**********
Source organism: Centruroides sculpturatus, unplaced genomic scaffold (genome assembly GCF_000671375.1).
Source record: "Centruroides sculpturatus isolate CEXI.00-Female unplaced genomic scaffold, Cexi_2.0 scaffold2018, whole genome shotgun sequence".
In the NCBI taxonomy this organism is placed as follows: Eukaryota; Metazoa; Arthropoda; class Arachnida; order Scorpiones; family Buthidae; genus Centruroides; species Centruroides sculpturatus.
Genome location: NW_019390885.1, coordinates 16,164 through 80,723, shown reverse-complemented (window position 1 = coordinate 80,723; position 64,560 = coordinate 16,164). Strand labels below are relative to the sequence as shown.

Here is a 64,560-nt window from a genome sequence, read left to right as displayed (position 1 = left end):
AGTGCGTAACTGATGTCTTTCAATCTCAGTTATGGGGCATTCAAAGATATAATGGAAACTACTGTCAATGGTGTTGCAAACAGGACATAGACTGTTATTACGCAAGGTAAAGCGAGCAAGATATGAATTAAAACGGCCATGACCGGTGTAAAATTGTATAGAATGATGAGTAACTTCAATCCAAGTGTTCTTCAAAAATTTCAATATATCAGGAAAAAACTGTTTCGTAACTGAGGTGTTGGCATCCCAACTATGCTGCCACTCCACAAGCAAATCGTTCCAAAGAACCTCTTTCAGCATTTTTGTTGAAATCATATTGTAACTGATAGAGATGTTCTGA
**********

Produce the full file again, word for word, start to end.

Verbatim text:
Source organism: Centruroides sculpturatus, unplaced genomic scaffold (genome assembly GCF_000671375.1).
Source record: "Centruroides sculpturatus isolate CEXI.00-Female unplaced genomic scaffold, Cexi_2.0 scaffold2018, whole genome shotgun sequence".
In the NCBI taxonomy this organism is placed as follows: Eukaryota; Metazoa; Arthropoda; class Arachnida; order Scorpiones; family Buthidae; genus Centruroides; species Centruroides sculpturatus.
Genome location: NW_019390885.1, coordinates 16,164 through 80,723, shown reverse-complemented (window position 1 = coordinate 80,723; position 64,560 = coordinate 16,164). Strand labels below are relative to the sequence as shown.

Here is a 64,560-nt window from a genome sequence, read left to right as displayed (position 1 = left end):
AGTGCGTAACTGATGTCTTTCAATCTCAGTTATGGGGCATTCAAAGATATAATGGAAACTACTGTCAATGGTGTTGCAAACAGGACATAGACTGTTATTACGCAAGGTAAAGCGAGCAAGATATGAATTAAAACGGCCATGACCGGTGTAAAATTGTATAGAATGATGAGTAACTTCAATCCAAGTGTTCTTCAAAAATTTCAATATATCAGGAAAAAACTGTTTCGTAACTGAGGTGTTGGCATCCCAACTATGCTGCCACTCCACAAGCAAATCGTTCCAAAGAACCTCTTTCAGCATTTTTGTTGAAATCATATTGTAACTGATAGAGATGTTCTGA